Voters with a bachelor’s degree or more are more engaged with this year’s elections than those without a college degree, but these differences are somewhat less stark than differences by race or age. For example, seven-in-ten of voters with at least a bachelor’s degree say control of Congress really matters, compared with 63% of those without a bachelor’s degree.
Men are slightly more likely than women to say they have given a lot of thought to the congressional elections in November (42% vs. 35%). There is essentially no gender gap in the share of voters saying it really matters who wins control of Congress or being extremely or very motivated to vote.
As with registered voters overall, vote preferences among the roughly two-thirds of voters who say it really matters who wins the election are about evenly split – though this group is much less likely than voters overall to say they are not sure of their preferences (47% support Republicans, 45% support Democrats). The congressional contest is similarly divided looking just at the most motivated voters (47% Republican, 46% Democrat).
However, Republican candidates enjoy a clear advantage – 52% vs 41% – among the set of voters who have thought a lot about the election.
Voters who have a validated record of having voted in the 2020 election are about evenly divided between the share who back a Republican candidate (44%) and the share who support a Democrat (41%).
Among 2020 voters, those who also voted in the 2018 midterm elections are equally split between supporting Republicans and Democrats (44% each). But GOP candidates enjoy a 14 percentage point advantage among the subset of voters who cast ballots in 2020 but not 2018 (nearly a quarter of 2020 voters do not have a record of voting in 2018): 44% back GOP candidates, while 30% back Democrats. Another 26% of these 2020-only voters currently either support another candidate or are not sure about their 2020 preferences. Voters who did not vote in 2020 are about as likely to say they are not sure or support another candidate (37%) as to support either party’s nominees (31% prefer Republicans, 32% prefer Democrats). (See Methodology for details on validated voting records).
Top midterm issues: the economy, future of democracy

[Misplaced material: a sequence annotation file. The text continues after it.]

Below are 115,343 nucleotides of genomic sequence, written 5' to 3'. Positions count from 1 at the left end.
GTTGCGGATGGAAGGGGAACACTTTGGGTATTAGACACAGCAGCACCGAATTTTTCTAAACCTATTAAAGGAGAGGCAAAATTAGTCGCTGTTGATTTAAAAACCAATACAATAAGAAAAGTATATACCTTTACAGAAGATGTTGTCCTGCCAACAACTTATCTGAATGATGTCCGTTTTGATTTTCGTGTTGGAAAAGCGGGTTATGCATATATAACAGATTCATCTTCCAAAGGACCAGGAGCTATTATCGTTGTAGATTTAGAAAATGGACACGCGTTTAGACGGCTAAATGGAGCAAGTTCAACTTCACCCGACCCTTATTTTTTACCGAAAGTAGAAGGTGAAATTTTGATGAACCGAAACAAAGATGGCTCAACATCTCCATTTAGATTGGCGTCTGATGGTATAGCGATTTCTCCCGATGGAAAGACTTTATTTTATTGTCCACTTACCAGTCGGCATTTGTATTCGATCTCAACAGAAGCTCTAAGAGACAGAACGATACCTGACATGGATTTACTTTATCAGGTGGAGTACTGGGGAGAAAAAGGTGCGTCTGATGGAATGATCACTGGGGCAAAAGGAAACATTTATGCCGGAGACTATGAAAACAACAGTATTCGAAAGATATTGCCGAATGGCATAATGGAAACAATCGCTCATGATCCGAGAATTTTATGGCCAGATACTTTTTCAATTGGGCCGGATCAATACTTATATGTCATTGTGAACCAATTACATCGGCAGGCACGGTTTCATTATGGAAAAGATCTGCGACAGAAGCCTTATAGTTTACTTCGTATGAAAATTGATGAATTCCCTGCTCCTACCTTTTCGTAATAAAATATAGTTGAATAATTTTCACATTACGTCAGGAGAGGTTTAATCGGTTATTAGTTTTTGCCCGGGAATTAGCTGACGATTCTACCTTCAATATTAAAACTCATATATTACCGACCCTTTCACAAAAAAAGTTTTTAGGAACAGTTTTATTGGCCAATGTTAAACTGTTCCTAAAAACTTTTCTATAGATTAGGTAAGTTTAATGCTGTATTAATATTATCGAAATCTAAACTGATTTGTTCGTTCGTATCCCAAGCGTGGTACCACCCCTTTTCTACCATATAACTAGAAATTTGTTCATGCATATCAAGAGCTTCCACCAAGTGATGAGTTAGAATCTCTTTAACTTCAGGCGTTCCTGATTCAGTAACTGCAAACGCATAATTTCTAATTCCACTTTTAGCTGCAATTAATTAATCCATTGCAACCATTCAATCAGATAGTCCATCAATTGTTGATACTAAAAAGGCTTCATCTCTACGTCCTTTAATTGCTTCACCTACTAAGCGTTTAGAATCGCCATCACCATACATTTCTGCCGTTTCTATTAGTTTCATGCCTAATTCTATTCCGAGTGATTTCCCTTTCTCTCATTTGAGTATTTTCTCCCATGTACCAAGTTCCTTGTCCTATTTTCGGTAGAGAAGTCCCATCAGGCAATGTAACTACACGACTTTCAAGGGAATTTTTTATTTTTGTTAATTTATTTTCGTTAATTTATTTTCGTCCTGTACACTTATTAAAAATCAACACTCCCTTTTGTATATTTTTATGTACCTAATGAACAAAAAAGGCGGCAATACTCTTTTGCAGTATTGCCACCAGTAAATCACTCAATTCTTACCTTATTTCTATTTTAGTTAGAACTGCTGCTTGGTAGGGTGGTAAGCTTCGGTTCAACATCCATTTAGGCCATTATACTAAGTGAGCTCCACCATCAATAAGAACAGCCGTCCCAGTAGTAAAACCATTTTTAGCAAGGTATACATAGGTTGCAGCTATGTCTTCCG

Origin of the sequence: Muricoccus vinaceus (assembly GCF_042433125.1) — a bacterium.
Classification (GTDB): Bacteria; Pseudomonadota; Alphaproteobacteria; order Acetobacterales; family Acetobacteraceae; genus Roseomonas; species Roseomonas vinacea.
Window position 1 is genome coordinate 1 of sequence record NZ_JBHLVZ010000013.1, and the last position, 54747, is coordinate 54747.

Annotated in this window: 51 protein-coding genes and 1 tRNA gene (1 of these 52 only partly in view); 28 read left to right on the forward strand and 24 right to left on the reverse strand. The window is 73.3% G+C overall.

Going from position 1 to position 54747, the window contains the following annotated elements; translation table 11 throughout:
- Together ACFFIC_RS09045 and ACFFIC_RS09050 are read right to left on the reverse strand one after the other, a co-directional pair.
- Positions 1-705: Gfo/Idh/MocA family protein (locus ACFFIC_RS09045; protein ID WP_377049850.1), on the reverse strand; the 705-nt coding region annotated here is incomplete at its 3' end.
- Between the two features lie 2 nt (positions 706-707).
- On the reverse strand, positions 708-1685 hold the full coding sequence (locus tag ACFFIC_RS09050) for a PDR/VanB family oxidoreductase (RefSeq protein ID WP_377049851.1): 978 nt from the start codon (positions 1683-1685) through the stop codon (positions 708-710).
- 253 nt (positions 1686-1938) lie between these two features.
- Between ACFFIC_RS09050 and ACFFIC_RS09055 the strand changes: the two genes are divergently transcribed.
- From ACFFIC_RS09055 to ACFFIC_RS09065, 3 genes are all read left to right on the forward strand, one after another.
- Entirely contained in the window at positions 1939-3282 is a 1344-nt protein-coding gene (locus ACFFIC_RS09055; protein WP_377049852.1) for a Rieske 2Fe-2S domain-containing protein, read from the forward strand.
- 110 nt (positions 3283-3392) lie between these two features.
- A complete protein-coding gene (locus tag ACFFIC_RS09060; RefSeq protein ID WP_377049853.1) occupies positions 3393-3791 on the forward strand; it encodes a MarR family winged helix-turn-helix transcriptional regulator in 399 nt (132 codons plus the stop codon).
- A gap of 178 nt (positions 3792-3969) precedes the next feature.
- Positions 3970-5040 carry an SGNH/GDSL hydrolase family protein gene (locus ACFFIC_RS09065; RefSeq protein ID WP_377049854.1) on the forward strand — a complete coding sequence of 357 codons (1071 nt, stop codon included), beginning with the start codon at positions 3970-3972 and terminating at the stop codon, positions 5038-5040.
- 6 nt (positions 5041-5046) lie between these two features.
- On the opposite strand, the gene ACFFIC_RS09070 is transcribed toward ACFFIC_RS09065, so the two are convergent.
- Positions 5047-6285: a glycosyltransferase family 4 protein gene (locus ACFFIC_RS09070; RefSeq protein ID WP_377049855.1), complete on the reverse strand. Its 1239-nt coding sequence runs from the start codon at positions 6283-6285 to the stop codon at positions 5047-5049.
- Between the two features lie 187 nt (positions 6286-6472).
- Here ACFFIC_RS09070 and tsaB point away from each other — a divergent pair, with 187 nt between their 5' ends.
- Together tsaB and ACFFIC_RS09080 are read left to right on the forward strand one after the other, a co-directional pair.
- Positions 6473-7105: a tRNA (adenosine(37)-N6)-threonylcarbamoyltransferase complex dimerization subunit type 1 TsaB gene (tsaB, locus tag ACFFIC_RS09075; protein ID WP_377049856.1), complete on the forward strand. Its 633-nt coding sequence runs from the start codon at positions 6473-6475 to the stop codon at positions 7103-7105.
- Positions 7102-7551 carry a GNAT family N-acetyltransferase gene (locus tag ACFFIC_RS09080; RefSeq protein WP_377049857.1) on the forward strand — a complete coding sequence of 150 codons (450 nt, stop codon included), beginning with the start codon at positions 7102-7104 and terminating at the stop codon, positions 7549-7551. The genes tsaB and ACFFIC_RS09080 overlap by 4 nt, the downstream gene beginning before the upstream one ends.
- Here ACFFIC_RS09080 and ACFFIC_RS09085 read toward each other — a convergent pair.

As was the case earlier in the year, the economy remains voters’ top voting issue this year. About eight-in-ten registered voters (79%) say the economy is very important to their vote.
The future of democracy in this country is also among the top issues, with 70% of voters saying it is very important to their vote. Six-in-ten or more mention education (64%), health care (63%), energy policy (61%) and violent crime (61%).
Gun policy (57%) and abortion (56%) also rate as very important issues by majorities of registered voters. Abortion rose in importance as a voting issue earlier in the year but is little changed since August.
While majorities in both parties say the economy is particularly important to their vote, voters who support Republican candidates are significantly more likely to say this (92% say this, compared with 65% of voters supporting Democratic candidates).
Immigration and violent crime are also top issues among GOP voters: About three-quarters of Republican voters cite immigration (76%) or violent crime (74%) as very important issues to their vote. Democratic voters are much less likely to say either is a very important issue to their vote.
By contrast, the top issues for Democratic voters this fall include the future of democracy in this country (80% say this is very important to their vote), health care (79%) and abortion (75%). And while Republican voters are only somewhat less likely than Democratic voters to say the future of democracy is a very important issue to their vote (70%), fewer than half say health care (42%) or abortion (39%) are very important to their vote.
Climate change also rates highly for Democratic voters; about two-thirds (68%) say it is very important to their vote, compared with only 9% of Republican voters who say the same.
A modest majority of those who support Democratic candidates (56%) say investigations into Donald Trump and his administration are very important to their vote this fall, while just 7% of those who back Republicans say the same. Yet the pattern is reversed when it comes to investigations into Joe Biden and his administration: 55% of Republican voters say these are very important to their vote, while only 7% of Democratic voters say this.
As has been the case throughout this year, the coronavirus outbreak ranks near the bottom of voters’ issue priorities. About a quarter of voters (23%) say it is very important to their vote, with Democratic voters more likely to say this than Republican voters (32% vs. 12%). The importance attached to COVID-19 as a voting issue has declined over the course of the year. A third of voters said the coronavirus outbreak was very important to their vote in March.